Smallholders Insurance from Greenlands

Author Topic: castrating calves  (Read 1988 times)

Scotsdumpy

  • Joined Jul 2012
castrating calves
« on: July 07, 2016, 08:40:09 am »
We've just had our 2 calves castrated and wonder if the method has changed recently.  Our last calf was done by an older (old school) vet who used local anaesthetic in the calf's scrotum/testicles and the job was done without too much discomfort to the calf. On this occasion a recently qualified vet used an intramuscular pain killer then went straight to the job with the scalpel. The calf was obviously distressed - one testicle was removed whole but the second disintegrated during removal. The second was a repeat of the first but both testicles disintegrated and one was pulled back into the body. This meant the vet had to go in with a pair of forceps to retrieve   - he was considering knocking him out at one stage. My question is should he have used local rather than intramuscular? And, what do your vets do?

I'm thinking if we have males again to use rubber rings - do any of you use this method?

Rosemary

  • Joined Oct 2007
  • Barry, Angus, Scotland
    • The Accidental Smallholder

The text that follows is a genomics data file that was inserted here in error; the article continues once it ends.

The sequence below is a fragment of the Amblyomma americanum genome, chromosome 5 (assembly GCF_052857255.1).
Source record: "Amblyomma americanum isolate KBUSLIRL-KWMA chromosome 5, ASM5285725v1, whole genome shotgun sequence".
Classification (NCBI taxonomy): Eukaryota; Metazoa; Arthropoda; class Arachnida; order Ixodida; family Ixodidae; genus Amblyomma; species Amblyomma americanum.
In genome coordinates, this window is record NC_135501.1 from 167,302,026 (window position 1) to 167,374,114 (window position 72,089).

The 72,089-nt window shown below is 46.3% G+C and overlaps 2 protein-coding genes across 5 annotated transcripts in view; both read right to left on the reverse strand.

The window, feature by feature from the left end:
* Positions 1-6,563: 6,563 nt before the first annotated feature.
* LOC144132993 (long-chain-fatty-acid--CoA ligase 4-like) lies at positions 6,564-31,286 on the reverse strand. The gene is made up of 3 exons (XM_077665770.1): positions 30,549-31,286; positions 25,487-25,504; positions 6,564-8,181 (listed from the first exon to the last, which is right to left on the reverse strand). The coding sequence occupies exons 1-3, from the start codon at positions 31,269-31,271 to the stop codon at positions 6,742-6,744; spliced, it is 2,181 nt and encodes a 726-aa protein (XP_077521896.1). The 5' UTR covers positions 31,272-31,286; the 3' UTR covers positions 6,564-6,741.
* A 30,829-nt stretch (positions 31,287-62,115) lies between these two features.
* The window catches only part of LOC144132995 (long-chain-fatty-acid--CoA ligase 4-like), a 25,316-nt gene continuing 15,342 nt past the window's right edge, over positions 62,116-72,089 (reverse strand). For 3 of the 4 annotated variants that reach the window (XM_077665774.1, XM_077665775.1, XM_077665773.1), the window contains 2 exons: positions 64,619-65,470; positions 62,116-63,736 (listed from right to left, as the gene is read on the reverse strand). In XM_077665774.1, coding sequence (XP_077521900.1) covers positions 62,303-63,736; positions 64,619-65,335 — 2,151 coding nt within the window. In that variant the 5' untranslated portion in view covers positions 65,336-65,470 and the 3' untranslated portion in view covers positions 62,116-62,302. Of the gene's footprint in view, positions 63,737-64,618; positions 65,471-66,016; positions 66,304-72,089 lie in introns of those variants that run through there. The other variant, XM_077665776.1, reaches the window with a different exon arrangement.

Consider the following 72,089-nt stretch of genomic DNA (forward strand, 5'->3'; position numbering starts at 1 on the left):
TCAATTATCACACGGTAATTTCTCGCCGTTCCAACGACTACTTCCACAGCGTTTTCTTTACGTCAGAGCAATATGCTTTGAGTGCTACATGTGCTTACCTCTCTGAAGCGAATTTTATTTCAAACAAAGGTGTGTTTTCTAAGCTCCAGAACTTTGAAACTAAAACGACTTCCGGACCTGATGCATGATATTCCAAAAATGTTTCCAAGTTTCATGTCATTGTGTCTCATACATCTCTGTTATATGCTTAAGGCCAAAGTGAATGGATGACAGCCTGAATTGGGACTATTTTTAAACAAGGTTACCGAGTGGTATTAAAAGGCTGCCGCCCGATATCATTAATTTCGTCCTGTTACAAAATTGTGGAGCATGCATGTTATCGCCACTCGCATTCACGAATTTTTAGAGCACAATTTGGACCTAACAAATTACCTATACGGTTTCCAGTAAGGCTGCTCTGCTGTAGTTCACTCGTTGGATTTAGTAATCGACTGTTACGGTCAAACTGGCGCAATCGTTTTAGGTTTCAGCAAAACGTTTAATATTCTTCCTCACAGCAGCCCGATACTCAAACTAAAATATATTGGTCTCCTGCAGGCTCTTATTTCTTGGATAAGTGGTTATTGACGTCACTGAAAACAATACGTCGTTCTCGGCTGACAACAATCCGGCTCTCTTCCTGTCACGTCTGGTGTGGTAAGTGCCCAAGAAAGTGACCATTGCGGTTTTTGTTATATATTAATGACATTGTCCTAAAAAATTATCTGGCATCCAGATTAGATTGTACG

Re: castrating calves
« Reply #1 on: July 07, 2016, 08:51:50 am »
We get the vet to castrate our bull calves at about six months of age - usually when he comes to PD the cows again. Sometimes he uses the Burdizzo but usually he cuts them, becasue it's November-ish and past the flies. It's also completely reliable - using the Burdizzo, you should check in a few weeks that the testicles have shriveled just in case it's not been 100% effective.

We don't use rubber rings because I like the steers to have a sac and I think castration at 7 days makes them look rather feminine. There's also some evidence that they grow better if left entire for longer.

I've never experienced the problem you had but it's always been the same vet - he uses a local anaesthetic.

twizzel

  • Joined Apr 2012
Re: castrating calves
« Reply #2 on: July 07, 2016, 09:01:16 am »
We ring all of our bull calves when they are tagged at a couple of days old, much better for everyone involved. They all grow fine and normally achieve top prices in the store ring. You can tell the odd 1 that has been left entire for longer and cut later on by the vet, it affects their temperament and they can be quite a handful.

landroverroy

  • Joined Oct 2010
Re: castrating calves
« Reply #3 on: July 07, 2016, 10:14:45 am »